16 Nov Front Runner- Gunjan Uppal
Front Runners are exceptional individuals who run for the cause of educating children at Bhumi. Every stride they take helps Bhumi support the children with their literacy, numeracy and life skills. Thank you, Front Runners – for taking us forward in this journey of Change.
1) Tell us a little about yourself & how did your start running?
I’m from Kolkata and an event manager by profession. I work for Round Table India and organise the Airtel Run for Education every year.
My tryst with running was an outcome of my attempt to get back on track with fitness. For 29 long years, I hadn’t really fantasised the idea of leading a fit and healthy life. As my health started taking a toll due to the nature of my work and fatigue, I decided this was the time. I started off with what anyone would generally do – food regulation and normal exercising; eventually, I realised that discipline was being a major issue and so, I decided to walk rigorously for four months, and if that worked, I’d join a gym! Four months down, I did observe a great change in my overall health and fitness and started hitting the gym, and realised it was such a cool idea!
A year and a half from there on, I started exploring several fitness avenues; I tried Zumba, belly dancing, swimming, trekking, cycling and a lot more.
What made you take up running?
Constant support and encouragement from my husband, undoubtedly! While I was approaching fitness based on my understanding earlier, it is he who led me into taking up running and made me delve into many other fitness options.
Earlier this year, I got married, and life post marriage has rather changed me for the better! One day, my husband suggested ‘why not running?’; and that was the moment of inspiration! I took part in one of the most popular marathons in the city, tried completing a 5 km run, and guess what – I absolutely loved it and the vibe of the run immediately struck a chord with me. This feeling of satisfaction was more than enough to encourage me to participate in many such marathon events in the city, including the Bhumi Run!
However, due to overexertion and lack of knowledge on how to approach fitness in a better manner, my body started developing a few complications and it was then that I decided to read and know more about fitness – for two months, I read several books and blogs and widened my knowledge to garner a better understanding and approach fitness through a holistic lens. The primary task in hand was to build stamina, and streamline my food habits that would help me build stamina, apart from just exercise, physical activity and flexibility! In simpler words, I started focussing on strength training more than just running. This was my first big step.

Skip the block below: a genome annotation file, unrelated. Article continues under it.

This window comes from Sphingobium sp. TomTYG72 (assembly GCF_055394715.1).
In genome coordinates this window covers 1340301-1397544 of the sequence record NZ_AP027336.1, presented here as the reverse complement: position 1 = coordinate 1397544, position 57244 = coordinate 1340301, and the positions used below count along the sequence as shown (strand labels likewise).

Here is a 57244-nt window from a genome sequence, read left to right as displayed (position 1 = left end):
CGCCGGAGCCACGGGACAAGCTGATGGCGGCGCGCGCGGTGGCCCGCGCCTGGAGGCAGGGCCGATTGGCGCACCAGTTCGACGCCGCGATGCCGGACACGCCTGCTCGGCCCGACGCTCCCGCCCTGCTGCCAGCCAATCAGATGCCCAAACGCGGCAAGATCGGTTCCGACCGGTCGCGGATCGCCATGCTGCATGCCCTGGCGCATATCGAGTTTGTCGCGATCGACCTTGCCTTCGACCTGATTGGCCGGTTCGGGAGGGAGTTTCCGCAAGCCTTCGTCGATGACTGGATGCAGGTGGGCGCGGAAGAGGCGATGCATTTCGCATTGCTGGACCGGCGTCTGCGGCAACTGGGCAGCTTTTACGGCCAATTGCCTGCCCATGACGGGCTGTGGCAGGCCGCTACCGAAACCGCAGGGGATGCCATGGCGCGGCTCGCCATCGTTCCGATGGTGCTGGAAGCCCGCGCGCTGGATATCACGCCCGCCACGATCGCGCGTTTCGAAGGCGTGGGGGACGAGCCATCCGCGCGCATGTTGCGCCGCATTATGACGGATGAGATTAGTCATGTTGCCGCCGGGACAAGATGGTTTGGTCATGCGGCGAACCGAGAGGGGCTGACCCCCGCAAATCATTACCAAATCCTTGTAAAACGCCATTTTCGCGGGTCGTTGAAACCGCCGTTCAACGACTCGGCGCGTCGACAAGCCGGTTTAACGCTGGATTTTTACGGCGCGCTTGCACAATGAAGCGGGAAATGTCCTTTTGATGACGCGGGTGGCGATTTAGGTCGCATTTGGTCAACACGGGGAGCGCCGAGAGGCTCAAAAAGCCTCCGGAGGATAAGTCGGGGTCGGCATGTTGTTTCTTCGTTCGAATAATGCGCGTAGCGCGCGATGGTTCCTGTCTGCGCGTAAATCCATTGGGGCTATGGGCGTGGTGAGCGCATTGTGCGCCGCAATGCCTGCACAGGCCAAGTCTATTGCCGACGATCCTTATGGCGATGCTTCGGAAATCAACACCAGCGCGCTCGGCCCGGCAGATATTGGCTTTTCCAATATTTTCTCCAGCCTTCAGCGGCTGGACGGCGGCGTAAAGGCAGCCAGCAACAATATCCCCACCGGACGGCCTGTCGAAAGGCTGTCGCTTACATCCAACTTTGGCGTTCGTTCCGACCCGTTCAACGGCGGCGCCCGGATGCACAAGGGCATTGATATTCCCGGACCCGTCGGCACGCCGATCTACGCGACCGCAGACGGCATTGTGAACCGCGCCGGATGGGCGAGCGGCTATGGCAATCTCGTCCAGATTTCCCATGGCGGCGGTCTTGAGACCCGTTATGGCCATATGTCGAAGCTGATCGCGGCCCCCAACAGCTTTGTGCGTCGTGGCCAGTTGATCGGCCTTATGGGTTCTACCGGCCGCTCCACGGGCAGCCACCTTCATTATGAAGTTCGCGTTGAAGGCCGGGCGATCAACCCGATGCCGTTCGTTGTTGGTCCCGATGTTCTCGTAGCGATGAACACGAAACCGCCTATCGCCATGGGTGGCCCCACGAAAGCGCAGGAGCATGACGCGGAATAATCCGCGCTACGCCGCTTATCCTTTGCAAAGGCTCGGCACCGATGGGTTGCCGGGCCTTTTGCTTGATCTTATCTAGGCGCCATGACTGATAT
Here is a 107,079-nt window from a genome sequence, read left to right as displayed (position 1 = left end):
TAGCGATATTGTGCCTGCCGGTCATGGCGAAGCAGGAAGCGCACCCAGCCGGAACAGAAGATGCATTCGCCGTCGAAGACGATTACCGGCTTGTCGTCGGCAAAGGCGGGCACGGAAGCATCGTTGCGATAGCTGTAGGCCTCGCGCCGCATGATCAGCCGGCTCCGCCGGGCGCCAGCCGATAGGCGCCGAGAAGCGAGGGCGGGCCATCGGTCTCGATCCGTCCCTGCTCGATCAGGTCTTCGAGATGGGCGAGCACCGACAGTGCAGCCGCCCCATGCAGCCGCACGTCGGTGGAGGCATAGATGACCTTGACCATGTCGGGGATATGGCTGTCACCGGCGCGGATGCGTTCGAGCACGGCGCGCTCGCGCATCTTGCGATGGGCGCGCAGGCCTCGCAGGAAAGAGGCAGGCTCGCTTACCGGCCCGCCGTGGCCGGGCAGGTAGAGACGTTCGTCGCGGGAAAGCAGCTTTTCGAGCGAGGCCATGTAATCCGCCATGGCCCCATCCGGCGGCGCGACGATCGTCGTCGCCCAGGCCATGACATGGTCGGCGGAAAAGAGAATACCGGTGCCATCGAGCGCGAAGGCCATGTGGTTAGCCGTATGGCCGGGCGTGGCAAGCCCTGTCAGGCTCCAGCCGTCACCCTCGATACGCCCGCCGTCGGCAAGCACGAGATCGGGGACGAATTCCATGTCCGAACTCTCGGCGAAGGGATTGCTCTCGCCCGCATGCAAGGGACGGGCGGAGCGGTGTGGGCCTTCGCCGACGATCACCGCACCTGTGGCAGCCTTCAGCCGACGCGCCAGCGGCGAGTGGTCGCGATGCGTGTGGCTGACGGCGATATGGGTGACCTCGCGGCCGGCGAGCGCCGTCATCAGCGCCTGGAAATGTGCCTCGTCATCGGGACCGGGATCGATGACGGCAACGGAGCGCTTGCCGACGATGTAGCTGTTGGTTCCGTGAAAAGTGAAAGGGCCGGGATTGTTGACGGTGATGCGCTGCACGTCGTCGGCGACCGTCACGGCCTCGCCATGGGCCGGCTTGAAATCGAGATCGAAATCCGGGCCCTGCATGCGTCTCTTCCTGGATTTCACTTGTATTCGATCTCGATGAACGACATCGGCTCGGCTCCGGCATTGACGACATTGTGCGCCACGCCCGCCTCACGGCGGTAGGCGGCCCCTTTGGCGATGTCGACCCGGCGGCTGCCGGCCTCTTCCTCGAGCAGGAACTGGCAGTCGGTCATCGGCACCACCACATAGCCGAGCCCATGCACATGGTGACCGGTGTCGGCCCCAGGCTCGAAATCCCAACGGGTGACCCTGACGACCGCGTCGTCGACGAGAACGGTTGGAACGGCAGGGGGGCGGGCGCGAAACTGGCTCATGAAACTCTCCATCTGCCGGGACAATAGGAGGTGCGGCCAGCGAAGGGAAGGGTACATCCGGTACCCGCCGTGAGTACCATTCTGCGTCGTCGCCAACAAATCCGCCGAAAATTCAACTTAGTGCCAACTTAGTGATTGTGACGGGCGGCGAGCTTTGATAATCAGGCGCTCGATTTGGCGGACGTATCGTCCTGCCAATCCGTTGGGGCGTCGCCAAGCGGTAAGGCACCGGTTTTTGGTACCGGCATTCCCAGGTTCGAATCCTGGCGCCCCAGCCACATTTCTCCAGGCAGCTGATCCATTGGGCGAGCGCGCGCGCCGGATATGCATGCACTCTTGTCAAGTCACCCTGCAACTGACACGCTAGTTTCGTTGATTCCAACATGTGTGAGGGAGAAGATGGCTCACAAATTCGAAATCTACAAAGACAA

The second big step was that I quit smoking – the two months of extensive reading made me realise I had to discard those pack of cigarettes that very day; I did so and from then on, there was no looking back! I’ve become much more disciplined and have started practicing Yoga, adopted better ways and means of getting my nutrients and food habits right. I’ve also understood that sometimes, we need to slow down, listen to our body, and not over-exert in the name of fitness and treat ourselves fair!
3) What does running mean to you?
Running, in my view, is a community sport that brings like-minded people from different walks of life together on a track, to share positive vibes, enthusiasm and smiles. Every single person on a marathon track has a story to share. It is this feeling of togetherness and familiarity in each of us that brings us together into a happy family, where each of us come from different backgrounds and ethnicities. Man in a social animal, and hence, just like any other individual, running has given me many friends, like-minded circles and family!
What is the source of your inspiration? What keeps you motivated to continue running ?
My source of everyday inspiration is my family whose constant support keeps me going, no matter what! Also, the strength within me to take steps towards finishing challenges, and the excitement to see what the result of any of those steps would turn out to be keeps me on the move – closer, inch by inch closer to my final goal, positively anticipating how a particular action of mine would take me closer to it. Marginal improvement, both physically and mentally, keeps me charged. The surprise element of ‘let’s see what I can achieve today’ is what drives me every day.
Do you think running should be associated with a cause? Why?
Well, not always, I’d say. But if it is, then it is something definitely great! Running builds collective responsibility and connecting it with a noble cause will prove doubly beneficial, as this collective responsibility will be channelized directly into serving the needy and ultimately give the runner a feeling of immense satisfaction of having contributed something to the society. While receiving direct donations from people might be a difficult task, this method of associating running with a cause, will make people come forward and contribute, as they directly benefit from such runs too, get to be a part of a like-minded community and exchange happiness and positivity.
How do you associate Bhumi with the cause you believe in ?
Bhumi has been doing a wonderful job in bringing together people across cultures, ethnicities, communities, professions, to collectively work towards the empowerment of the needy. The Bhumi Run is indeed a great initiative and is also a huge motivator for people like me to come back every year and do my bit to the society too! The proceeds from the run go to the underprivileged and with every year, the organisers up the quality of the event, encouraging more and more people to take part in the run with zest and zeal.